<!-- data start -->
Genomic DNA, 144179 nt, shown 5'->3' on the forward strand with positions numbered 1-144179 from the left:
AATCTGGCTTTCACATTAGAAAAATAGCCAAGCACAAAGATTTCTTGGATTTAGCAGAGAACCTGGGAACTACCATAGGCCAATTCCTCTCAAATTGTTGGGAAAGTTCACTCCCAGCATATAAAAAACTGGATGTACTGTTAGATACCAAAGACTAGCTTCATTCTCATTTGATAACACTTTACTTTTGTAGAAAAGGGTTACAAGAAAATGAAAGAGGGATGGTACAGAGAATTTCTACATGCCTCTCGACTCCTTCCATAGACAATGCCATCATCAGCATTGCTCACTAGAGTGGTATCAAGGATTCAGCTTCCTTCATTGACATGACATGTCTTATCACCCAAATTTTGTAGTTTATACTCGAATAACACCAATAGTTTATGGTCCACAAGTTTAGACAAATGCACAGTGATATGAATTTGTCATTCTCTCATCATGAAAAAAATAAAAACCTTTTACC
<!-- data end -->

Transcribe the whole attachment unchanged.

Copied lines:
Genomic DNA, 144179 nt, shown 5'->3' on the forward strand with positions numbered 1-144179 from the left:
AATCTGGCTTTCACATTAGAAAAATAGCCAAGCACAAAGATTTCTTGGATTTAGCAGAGAACCTGGGAACTACCATAGGCCAATTCCTCTCAAATTGTTGGGAAAGTTCACTCCCAGCATATAAAAAACTGGATGTACTGTTAGATACCAAAGACTAGCTTCATTCTCATTTGATAACACTTTACTTTTGTAGAAAAGGGTTACAAGAAAATGAAAGAGGGATGGTACAGAGAATTTCTACATGCCTCTCGACTCCTTCCATAGACAATGCCATCATCAGCATTGCTCACTAGAGTGGTATCAAGGATTCAGCTTCCTTCATTGACATGACATGTCTTATCACCCAAATTTTGTAGTTTATACTCGAATAACACCAATAGTTTATGGTCCACAAGTTTAGACAAATGCACAGTGATATGAATTTGTCATTCTCTCATCATGAAAAAAATAAAAACCTTTTACC